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Chacham's Journal: My journal 7

Journal by Chacham

Hmm... what to write? It isn't a problem of not having what to write, the problem is in choosing what to write. There are a few topics that I want to write about like (hmm.. forget that, that mere mention will cause the comments to be placed here).

Why do I want to write these? Well, first and foremost, it does my ego a lot of good. I am confident of my opinions. Not that they are correct. Just that I have them, that they are worthy of having, and believing in until proven to be incorrect. Though, whether I'm enlightening you, or you're enlightening me, the comments are good. A record that attests to thoughts on some subjects, and can even shed light to those who want it to, is a good thing.

Sometimes, I guess, I write out of wanting to share. It can be a silly story, that I'll enjoy seeing other people enjoy. Like a good joke to pass on to a friend. Then there's the areas where I want to challenge taboos. In the rare case, I want to learn something.

I have a specific way of understanding things. I argue things to their bitter end. But why is it called "bitter"? Well, to me a good argument is exhilirating. However, to my great dismay, I am in the underwhelming minority. I find that most people don't want to argue. And those who do want to argue want to do so only on their terms. And those who will forgo on their terms, will only go in-as-far as it is perceived (by them) to be practical. And those who are willing to go all the way, do not seem to reap enjoyment from it. In fact, there are many who will never argue with me again because of that. Thus, I think it is "bitter".

To those in my person-to-person (verbal) arguments who won't go all the way, I say "good riddance". Not that I dislike them, but rather, that my purpose in arguing is to get to the fine points. If people don't go that far, I don't want to argue with them anyway.

It is a bit different here. First, writing tends to be a better forum for argument, as opinions are formulated, written, and hopefuly re-read. Also, earlier comments can be gone back to. They are "on record". And, as mentioned earlier, other people can come by and read them. So, even if the comment is lost on the people it was directed to, the comment is hardly wasted.

A question I have regarding all this, is, "do people want the writer to follow up?" Is it, that someone posts a journal, someone posts a comment on that journal, and each has said their piece? Or, does the commenter *want* the writer to comment on the comment?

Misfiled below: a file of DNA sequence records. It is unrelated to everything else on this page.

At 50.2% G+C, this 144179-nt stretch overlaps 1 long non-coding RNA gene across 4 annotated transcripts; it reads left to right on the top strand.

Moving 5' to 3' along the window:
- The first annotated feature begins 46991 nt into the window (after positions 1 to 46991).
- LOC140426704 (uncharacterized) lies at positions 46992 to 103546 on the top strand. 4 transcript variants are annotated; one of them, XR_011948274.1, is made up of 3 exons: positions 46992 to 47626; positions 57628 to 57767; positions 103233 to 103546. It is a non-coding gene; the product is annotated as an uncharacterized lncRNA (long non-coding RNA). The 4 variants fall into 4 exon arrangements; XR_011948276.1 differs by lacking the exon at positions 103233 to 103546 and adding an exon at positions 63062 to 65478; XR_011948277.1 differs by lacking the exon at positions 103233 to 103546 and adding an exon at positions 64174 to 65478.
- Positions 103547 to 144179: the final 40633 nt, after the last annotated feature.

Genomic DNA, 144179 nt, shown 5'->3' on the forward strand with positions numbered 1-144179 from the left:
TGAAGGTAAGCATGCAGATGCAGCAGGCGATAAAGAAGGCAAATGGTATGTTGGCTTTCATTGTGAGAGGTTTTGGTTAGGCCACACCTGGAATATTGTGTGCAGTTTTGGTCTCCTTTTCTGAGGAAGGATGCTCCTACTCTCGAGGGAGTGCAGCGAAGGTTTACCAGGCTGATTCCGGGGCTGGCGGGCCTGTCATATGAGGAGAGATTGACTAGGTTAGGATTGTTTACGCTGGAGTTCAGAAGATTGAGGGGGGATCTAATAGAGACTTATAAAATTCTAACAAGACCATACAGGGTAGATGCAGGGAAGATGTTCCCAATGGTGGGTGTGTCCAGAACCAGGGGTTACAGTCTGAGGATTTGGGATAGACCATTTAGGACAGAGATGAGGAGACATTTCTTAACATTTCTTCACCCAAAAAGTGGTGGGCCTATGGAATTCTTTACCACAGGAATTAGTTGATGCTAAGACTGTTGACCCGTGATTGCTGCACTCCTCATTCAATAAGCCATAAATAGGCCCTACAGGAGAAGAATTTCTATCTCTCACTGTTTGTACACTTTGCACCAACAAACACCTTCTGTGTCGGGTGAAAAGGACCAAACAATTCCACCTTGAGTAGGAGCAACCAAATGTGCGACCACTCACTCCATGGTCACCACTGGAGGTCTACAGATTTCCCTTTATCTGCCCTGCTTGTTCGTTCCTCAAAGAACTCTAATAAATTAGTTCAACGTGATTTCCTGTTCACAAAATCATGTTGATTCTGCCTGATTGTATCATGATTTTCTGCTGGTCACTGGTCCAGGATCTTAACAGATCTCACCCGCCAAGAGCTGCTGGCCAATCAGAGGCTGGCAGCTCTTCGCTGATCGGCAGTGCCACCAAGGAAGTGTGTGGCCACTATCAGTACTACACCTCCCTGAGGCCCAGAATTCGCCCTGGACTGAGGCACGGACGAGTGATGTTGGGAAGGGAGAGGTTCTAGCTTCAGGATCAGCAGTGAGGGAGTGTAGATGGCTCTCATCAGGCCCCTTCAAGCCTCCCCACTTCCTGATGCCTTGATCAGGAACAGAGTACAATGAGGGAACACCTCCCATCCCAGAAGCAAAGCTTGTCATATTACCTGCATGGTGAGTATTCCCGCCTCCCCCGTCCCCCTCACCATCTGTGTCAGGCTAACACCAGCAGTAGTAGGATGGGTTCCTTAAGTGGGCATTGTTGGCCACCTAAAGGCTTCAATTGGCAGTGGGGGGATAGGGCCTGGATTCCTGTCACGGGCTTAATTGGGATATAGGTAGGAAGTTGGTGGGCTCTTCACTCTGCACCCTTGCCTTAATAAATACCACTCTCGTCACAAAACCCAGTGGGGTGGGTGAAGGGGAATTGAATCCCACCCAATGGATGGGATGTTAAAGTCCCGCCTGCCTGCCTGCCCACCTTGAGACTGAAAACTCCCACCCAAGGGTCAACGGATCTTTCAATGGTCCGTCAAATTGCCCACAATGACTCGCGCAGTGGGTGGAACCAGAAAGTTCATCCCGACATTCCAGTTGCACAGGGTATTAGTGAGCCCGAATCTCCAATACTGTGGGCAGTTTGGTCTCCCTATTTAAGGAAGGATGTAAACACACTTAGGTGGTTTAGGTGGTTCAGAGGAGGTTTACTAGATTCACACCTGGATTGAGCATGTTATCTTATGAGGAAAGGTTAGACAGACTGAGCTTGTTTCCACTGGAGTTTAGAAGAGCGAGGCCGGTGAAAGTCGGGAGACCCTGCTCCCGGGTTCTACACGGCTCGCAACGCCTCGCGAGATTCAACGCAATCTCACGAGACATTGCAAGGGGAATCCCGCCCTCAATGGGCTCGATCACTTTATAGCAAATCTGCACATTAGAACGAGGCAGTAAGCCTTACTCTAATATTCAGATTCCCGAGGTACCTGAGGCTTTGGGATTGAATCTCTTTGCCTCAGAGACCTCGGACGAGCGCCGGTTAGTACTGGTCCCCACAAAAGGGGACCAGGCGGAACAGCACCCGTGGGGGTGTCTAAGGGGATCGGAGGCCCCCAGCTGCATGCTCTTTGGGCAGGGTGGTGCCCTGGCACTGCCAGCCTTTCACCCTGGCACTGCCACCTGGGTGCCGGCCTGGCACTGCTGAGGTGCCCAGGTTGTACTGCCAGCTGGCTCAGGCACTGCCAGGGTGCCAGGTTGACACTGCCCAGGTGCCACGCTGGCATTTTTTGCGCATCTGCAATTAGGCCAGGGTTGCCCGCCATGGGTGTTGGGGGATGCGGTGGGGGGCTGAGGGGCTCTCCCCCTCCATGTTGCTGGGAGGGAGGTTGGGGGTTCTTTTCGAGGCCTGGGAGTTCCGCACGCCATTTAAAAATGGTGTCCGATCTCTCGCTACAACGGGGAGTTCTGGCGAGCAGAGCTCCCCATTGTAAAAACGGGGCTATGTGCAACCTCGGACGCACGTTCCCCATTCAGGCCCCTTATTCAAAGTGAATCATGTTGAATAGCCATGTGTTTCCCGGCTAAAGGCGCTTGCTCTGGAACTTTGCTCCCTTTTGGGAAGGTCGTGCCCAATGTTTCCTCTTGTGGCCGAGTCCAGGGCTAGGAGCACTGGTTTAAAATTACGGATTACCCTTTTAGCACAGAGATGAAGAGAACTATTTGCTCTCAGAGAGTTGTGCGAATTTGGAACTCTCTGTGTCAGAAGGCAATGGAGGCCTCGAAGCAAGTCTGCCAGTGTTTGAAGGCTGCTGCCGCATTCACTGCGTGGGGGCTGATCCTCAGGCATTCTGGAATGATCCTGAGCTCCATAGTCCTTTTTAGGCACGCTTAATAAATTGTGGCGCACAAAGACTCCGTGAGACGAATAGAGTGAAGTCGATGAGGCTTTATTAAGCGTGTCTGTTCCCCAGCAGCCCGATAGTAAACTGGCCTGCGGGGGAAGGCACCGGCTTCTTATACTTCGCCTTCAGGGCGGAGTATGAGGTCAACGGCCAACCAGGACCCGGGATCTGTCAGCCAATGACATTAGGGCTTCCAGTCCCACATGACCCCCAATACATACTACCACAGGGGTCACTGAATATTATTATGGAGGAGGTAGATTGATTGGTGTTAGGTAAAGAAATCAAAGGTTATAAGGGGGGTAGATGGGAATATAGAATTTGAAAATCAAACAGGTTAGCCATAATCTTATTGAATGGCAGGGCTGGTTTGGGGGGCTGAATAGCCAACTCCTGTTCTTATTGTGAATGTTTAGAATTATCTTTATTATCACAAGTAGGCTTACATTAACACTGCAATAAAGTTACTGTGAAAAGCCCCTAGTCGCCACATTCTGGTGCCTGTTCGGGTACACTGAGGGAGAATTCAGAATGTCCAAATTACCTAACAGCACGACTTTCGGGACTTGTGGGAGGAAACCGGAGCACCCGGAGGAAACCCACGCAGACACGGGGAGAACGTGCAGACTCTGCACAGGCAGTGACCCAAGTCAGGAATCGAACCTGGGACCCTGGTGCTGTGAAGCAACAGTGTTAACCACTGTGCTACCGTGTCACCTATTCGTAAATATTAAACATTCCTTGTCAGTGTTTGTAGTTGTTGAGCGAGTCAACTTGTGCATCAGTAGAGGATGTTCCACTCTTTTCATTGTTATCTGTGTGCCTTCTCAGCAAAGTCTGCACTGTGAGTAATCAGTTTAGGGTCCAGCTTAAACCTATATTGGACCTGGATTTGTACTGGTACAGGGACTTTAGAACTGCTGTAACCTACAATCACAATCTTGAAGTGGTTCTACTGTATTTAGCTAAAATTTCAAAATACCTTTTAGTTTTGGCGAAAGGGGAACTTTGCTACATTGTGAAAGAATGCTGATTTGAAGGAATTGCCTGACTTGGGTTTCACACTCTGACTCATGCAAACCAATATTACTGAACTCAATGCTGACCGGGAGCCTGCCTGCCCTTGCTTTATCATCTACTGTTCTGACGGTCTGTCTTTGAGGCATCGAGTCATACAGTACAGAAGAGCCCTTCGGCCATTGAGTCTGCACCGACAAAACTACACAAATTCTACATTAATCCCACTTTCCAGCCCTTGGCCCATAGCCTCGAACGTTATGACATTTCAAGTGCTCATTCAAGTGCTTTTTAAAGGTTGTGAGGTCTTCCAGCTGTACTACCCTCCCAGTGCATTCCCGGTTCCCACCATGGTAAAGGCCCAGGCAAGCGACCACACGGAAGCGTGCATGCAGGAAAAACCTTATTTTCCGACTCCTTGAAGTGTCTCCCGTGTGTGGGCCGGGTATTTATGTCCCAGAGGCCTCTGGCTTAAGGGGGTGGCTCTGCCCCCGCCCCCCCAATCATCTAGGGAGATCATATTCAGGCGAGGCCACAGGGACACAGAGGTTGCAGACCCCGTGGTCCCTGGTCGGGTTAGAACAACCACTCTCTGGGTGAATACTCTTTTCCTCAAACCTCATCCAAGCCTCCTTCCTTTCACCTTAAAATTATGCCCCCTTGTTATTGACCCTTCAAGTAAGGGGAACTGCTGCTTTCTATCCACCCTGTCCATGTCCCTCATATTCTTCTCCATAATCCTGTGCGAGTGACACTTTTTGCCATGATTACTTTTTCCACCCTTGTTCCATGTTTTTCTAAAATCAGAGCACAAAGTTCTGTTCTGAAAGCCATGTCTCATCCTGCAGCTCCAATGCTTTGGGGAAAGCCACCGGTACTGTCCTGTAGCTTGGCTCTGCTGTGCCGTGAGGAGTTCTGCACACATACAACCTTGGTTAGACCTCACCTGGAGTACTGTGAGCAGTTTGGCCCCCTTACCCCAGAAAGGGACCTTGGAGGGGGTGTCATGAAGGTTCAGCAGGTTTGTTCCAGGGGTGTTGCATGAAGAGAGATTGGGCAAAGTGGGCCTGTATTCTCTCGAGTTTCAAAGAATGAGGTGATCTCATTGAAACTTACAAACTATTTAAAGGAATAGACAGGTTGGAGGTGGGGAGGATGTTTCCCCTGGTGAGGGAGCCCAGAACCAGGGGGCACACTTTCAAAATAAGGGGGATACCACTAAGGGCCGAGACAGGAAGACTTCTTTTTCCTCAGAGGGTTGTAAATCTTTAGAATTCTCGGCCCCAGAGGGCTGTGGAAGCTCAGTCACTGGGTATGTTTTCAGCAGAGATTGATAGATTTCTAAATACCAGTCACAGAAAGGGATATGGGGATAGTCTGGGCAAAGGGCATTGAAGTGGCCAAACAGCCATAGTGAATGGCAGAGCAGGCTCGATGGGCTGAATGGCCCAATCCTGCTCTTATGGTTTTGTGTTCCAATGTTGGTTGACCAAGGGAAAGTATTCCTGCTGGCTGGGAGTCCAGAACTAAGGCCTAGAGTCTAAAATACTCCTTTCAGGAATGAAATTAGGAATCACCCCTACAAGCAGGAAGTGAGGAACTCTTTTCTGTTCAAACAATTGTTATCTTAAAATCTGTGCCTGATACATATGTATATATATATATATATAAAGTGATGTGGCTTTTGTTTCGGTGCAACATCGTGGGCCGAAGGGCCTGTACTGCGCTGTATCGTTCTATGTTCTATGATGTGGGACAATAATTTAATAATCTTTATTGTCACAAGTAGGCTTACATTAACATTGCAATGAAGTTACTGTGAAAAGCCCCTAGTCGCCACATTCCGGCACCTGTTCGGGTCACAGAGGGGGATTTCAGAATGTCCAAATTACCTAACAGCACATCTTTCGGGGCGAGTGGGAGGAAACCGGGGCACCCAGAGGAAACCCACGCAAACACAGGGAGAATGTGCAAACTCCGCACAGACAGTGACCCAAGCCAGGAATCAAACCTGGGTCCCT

Personally, I want people to answer my comments. It bothers me when I am left dangling. It bothers me even to not know if the other person agrees or not. For that reason alone I would follow through on comments in my journal entries. But, there is yet another reason. In an almost altruistic sense, I cannot stand to see falsehood left alone. Much as I cannot easily pass by a puzzle with the very last piece sitting out, I cannot easily pass by (what I perceive to be) falsehood withough setting it straight. Alas, not everyone agrees with me as to what is false, so I sometimes remember to stop myself. I wonder, though, what others see my followups as. Do they want them? Are they annoyed by them? Do they do nothing other than artifically inflate the number of comments on the journal entry? I even wonder on the journal entry themselves, if people are answering me only with the hope that I never brought up the issue in the first place.

One thing that does bother me in these journals, is when people start an off-topic thread. Some may think that all journal entries are good place for most comments, though I don't. So, in my journal entries, as a request, please keep all comments on topic. In the case where an old journal entry allows no more comments, I would hope that the person writes a journal entry about it, with an optional link to the earlier entry.

We each have our own styles of arguing. We each have our own methods of choosing our "truths" or "beliefs". We each have our own journals and comments. I ask you to comment on mine. Please. I may not (read: probably won't) agree with you, but I will hopefully learn from it all. (I plan not to comment, in this journal entry, in response to anyone's comments in this entry.)